Balance is a very important aspect of concussion and PCS. I believe it’s overlooked to a great degree. The major point to remember, though, is that you may do well on cognitive tests and still have difficulties with balance. That’s one reason why I believe that you should not rely on cognitive tests alone to determine recovery from a concussion.
You cannot “fake” balance problems
You can say you’re not feeling any symptoms, and not have a test to prove otherwise. Sports participants in particular are known to state as such. Much of concussion is unknown and subjective. However, people can see a balance issue with just a few subjective tests.
This is extremely important. Doctors and insurance companies like “proof” that a concussion exists. Most likely, they look at MRIs and CT scans for proof. However, it’s well known that those imaging tests do not show concussion. Balance tests can provide data. Problems can be noted and progress tracked.
That said, there are two types of balance tests: subjective and measured (those are my terms). The latter provides the detailed recorded information that vestibular physical therapists can then use to determine a course of treatment. I’ve had the latter. It worked for me and definitely helped in my recovery.
Caution: These balance tests can make someone dizzy. For that reason alone, I think that it’s good to have a trained medical expert conduct them.
It might help
Vestibular issues mimic concussion symptoms.
The vestibular PT I had definitely helped me in my recovery. From what I recall, my doctor said that my brain was working harder to correct the balance issue, so I got tired more quickly. I noticed a difference, for sure. I think that much more attention should be focused on vestibular issues, and will research that myself in the next few weeks.
This relies primarily on the tester’s observation. While I believe it can show problems, definitely, it does not provide exact data. I believe it could be used to identify a problem which could then indicate a need to move on to measured balance testing and treatment.
BESS (Balance Error Scoring System)
|Description||Short tests including but not limited to having subject walk in a straight line, stand on one leg and then the other, stand with eyes open and closed, perhaps stand on a firm surface and uneven surface such as a foam cushion (such as that shown in the picture above)|
|Caution||You should have a person standing beside the patient to catch them in case they begin to fall. Also, these tests may make the patient dizzy or start experiencing concussion symptoms. If so, you probably should stop the test right then.|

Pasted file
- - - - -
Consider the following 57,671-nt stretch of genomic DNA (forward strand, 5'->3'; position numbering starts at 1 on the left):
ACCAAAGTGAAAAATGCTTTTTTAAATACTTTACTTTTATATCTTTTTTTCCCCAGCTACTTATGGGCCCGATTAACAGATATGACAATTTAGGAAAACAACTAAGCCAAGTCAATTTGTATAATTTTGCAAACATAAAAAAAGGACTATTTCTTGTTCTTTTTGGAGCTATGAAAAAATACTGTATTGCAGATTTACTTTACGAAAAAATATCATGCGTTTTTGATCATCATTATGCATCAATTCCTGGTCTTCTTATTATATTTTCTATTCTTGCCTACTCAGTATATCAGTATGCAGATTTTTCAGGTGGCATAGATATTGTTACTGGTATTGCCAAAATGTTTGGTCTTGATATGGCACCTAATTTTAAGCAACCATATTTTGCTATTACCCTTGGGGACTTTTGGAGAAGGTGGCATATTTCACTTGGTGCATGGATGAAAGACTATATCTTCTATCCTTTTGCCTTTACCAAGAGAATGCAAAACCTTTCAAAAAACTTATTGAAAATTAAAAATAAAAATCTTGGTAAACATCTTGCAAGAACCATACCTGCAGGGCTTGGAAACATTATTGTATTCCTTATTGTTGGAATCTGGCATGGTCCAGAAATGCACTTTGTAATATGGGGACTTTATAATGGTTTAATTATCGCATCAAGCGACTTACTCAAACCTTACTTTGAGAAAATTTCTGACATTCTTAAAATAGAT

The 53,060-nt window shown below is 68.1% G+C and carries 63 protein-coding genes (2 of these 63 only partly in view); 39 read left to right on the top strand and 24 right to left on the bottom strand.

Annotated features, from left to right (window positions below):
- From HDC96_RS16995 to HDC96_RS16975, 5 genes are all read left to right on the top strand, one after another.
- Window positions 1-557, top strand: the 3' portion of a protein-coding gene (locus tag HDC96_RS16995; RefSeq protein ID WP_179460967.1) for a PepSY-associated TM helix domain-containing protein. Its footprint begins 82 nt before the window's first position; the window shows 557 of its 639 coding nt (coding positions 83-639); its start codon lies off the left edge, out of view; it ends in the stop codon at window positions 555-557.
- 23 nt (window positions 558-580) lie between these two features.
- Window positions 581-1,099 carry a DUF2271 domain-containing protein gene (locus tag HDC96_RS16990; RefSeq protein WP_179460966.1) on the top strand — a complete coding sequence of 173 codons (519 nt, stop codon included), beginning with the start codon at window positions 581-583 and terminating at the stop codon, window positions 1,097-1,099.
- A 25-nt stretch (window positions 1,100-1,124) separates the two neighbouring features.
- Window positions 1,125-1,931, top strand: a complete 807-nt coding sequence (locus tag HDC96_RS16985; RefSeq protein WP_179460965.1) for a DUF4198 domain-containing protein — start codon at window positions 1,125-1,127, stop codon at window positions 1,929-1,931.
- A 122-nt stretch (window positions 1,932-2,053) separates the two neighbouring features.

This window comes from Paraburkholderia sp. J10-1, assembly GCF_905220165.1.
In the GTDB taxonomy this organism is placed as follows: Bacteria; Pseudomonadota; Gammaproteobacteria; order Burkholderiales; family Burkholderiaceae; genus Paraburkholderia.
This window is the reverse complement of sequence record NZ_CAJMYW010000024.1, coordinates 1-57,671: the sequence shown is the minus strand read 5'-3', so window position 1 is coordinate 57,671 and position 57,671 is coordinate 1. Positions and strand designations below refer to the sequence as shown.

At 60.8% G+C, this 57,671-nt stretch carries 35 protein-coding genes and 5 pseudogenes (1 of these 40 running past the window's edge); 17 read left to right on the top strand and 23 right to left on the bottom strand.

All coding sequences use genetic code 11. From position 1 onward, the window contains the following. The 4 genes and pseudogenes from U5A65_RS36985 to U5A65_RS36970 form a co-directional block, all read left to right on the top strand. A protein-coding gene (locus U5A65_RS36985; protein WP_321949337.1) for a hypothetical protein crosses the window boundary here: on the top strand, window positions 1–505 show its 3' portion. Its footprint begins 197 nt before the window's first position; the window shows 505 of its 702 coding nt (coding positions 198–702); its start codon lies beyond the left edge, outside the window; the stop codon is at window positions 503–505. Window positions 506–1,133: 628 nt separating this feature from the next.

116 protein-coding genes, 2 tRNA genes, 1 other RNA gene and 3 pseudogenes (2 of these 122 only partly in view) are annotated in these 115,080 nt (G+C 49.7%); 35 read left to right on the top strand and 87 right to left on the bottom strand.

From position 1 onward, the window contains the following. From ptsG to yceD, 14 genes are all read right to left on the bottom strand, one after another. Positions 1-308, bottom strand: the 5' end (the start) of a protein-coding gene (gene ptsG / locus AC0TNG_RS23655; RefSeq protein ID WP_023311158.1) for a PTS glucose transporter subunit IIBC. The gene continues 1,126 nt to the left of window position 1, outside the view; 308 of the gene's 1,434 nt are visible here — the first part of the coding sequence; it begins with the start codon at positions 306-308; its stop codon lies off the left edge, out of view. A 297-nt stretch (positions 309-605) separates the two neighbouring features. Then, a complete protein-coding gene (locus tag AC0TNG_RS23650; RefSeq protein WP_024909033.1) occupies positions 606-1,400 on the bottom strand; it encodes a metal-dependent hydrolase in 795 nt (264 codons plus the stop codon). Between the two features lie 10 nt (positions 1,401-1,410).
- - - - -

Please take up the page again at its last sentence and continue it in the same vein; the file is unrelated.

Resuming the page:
|Administered By||Physicians, physical therapists, athletic trainers|
|Test Location||Physician’s office, physical therapy, sporting event sideline: anywhere, basically|
|Equipment Used||Stopwatch (though not critical)
Foam pad upon which to stand for part of the test
BESS form on which to record observations
|Description||Neurological test for balance and more|
|Caution||You should have a person standing beside the patient to catch them in case they begin to fall|
|Administered By||Doctors, physical therapists, athletic trainers|
|Equipment Used||None; observation only|
The testing option I’m describing here is one that I’m familiar with. There may be others. I’ll look into that when I get a chance. If you have questions or want to look into it or other options, just ask your doctor, of course.
Vestibular test using BalanceMaster and Forceplate
|Description||You complete some basic tests while standing on a forceplate. This has sensors of some sort that measure sway and all sorts of balance issues. The tests are similar to those in the BESS: tandem walks, quick turns, standing on one foot and then the other, eyes open and closed, firm and soft surface – that sort of thing. There may be more, but that’s what I recall.This test provides measurable scientific data and is used to generate reports and determine treatment plans, and measure progress. In addition to the possibility of helping with recovery, it provides data which in my mind is “proof” that everyone looks for. I had this testing and resultant treament at vestibular physical therapy. That PT made a big, noticeable difference for me.|
|Notes||In some of my tests on the forceplate, the PT had a belt on me to catch any fall.|
|Administered By||Vestibular physical therapists|
|Equipment Used||The equipment used by the vestibular physical therapist I went to was a Balance Master. It includes a force plate upon which to stand.|